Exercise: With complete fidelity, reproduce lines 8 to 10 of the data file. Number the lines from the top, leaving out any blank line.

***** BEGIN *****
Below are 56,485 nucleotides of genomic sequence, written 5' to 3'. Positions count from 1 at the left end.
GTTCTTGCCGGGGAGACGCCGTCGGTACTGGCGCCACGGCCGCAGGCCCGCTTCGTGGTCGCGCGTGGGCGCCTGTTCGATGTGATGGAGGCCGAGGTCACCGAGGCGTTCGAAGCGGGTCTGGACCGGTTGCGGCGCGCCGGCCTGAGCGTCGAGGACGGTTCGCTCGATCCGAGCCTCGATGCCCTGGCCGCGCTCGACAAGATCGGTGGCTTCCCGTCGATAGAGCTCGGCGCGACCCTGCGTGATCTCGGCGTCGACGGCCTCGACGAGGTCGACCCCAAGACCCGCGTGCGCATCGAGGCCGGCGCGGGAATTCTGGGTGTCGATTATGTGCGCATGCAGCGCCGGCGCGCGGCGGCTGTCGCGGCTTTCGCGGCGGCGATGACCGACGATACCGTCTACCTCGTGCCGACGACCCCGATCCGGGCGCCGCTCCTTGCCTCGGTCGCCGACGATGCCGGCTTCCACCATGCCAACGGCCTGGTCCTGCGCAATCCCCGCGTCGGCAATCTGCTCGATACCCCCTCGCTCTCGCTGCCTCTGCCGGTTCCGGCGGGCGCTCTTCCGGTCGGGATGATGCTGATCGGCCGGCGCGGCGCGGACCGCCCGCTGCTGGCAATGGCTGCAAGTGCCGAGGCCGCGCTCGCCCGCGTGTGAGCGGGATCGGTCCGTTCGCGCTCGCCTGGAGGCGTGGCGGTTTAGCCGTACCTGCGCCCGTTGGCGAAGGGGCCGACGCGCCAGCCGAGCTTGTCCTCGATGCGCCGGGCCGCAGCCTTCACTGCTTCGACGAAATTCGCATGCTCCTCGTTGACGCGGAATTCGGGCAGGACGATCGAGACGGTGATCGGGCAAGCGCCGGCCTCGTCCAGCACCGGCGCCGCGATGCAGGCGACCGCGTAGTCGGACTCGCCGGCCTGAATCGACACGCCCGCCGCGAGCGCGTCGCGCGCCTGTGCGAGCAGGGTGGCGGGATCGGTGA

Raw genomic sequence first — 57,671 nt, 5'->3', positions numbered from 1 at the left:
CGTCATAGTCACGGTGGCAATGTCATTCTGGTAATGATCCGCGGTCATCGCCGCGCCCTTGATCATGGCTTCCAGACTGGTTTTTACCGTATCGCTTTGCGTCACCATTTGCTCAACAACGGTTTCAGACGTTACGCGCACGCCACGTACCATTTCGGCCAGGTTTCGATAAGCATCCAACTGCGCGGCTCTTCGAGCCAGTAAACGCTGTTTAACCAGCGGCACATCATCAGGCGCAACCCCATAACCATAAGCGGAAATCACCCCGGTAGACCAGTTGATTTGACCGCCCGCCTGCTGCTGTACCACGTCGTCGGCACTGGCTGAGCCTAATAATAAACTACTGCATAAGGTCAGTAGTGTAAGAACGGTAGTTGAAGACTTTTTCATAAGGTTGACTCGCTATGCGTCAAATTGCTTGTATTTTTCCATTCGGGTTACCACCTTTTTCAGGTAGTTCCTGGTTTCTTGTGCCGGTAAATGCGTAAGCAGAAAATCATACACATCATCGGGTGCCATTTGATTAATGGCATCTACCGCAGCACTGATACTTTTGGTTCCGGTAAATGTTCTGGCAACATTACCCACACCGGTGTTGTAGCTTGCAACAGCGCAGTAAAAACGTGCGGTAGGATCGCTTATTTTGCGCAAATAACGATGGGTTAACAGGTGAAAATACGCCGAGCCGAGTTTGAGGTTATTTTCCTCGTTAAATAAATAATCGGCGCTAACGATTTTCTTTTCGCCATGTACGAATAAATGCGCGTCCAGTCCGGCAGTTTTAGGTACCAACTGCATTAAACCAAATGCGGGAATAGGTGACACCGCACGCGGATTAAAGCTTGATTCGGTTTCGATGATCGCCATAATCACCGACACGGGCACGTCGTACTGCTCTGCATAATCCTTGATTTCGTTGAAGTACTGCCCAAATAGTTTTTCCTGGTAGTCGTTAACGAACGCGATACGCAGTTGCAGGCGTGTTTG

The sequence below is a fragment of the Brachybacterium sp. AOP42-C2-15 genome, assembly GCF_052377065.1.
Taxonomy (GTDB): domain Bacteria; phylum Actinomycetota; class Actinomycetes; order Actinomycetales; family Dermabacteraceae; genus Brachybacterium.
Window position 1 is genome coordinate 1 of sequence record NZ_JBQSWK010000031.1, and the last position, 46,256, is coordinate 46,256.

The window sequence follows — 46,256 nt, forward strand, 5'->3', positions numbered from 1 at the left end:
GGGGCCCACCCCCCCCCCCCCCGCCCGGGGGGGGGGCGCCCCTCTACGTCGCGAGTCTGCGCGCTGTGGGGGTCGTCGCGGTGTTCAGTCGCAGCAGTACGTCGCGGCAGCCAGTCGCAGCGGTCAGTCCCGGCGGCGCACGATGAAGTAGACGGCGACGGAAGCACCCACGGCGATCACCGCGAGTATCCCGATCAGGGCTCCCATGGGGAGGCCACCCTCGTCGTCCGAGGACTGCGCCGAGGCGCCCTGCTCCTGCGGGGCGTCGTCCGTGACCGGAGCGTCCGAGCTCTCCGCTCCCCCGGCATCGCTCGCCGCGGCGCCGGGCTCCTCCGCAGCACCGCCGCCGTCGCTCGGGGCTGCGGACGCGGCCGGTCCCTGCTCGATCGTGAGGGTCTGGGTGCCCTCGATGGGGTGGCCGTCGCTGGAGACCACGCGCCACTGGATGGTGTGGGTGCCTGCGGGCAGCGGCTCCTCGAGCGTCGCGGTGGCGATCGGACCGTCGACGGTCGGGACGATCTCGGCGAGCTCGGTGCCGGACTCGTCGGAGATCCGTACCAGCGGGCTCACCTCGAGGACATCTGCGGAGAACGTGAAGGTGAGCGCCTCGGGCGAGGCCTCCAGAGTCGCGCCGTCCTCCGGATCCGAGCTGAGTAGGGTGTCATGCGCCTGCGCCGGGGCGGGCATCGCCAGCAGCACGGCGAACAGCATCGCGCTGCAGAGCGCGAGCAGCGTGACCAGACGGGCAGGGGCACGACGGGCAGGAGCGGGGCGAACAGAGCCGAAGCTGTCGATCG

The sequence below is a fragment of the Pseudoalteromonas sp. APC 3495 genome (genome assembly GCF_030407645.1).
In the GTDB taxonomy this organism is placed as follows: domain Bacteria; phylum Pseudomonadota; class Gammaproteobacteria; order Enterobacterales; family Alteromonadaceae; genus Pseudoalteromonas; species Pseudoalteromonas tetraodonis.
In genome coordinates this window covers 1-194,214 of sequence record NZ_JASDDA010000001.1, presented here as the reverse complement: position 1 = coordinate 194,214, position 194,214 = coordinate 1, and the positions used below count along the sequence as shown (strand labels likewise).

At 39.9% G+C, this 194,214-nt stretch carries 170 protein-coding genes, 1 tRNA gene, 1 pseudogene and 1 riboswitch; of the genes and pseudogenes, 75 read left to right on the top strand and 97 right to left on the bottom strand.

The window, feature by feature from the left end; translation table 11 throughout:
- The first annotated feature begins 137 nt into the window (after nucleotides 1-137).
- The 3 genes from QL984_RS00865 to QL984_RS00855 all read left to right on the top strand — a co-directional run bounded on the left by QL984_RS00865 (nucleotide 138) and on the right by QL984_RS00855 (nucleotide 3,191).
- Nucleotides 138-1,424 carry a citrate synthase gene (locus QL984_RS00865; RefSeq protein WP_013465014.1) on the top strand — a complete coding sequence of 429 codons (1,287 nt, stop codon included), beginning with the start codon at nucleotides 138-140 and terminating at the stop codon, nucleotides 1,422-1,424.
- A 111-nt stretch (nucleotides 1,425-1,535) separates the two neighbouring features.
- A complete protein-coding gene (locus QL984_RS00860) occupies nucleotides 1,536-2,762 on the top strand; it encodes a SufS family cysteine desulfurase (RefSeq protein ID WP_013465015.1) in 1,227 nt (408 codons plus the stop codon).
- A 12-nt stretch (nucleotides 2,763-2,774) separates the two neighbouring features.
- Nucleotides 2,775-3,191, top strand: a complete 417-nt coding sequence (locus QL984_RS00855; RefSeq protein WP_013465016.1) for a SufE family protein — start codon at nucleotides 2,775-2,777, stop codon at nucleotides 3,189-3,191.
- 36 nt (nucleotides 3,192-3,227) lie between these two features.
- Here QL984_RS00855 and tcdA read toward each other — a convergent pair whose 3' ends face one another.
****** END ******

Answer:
The window sequence follows — 46,256 nt, forward strand, 5'->3', positions numbered from 1 at the left end:
GGGGCCCACCCCCCCCCCCCCCGCCCGGGGGGGGGGCGCCCCTCTACGTCGCGAGTCTGCGCGCTGTGGGGGTCGTCGCGGTGTTCAGTCGCAGCAGTACGTCGCGGCAGCCAGTCGCAGCGGTCAGTCCCGGCGGCGCACGATGAAGTAGACGGCGACGGAAGCACCCACGGCGATCACCGCGAGTATCCCGATCAGGGCTCCCATGGGGAGGCCACCCTCGTCGTCCGAGGACTGCGCCGAGGCGCCCTGCTCCTGCGGGGCGTCGTCCGTGACCGGAGCGTCCGAGCTCTCCGCTCCCCCGGCATCGCTCGCCGCGGCGCCGGGCTCCTCCGCAGCACCGCCGCCGTCGCTCGGGGCTGCGGACGCGGCCGGTCCCTGCTCGATCGTGAGGGTCTGGGTGCCCTCGATGGGGTGGCCGTCGCTGGAGACCACGCGCCACTGGATGGTGTGGGTGCCTGCGGGCAGCGGCTCCTCGAGCGTCGCGGTGGCGATCGGACCGTCGACGGTCGGGACGATCTCGGCGAGCTCGGTGCCGGACTCGTCGGAGATCCGTACCAGCGGGCTCACCTCGAGGACATCTGCGGAGAACGTGAAGGTGAGCGCCTCGGGCGAGGCCTCCAGAGTCGCGCCGTCCTCCGGATCCGAGCTGAGTAGGGTGTCATGCGCCTGCGCCGGGGCGGGCATCGCCAGCAGCACGGCGAACAGCATCGCGCTGCAGAGCGCGAGCAGCGTGACCAGACGGGCAGGGGCACGACGGGCAGGAGCGGGGCGAACAGAGCCGAAGCTGTCGATCG

The sequence below is a fragment of the Pseudoalteromonas sp. APC 3495 genome (genome assembly GCF_030407645.1).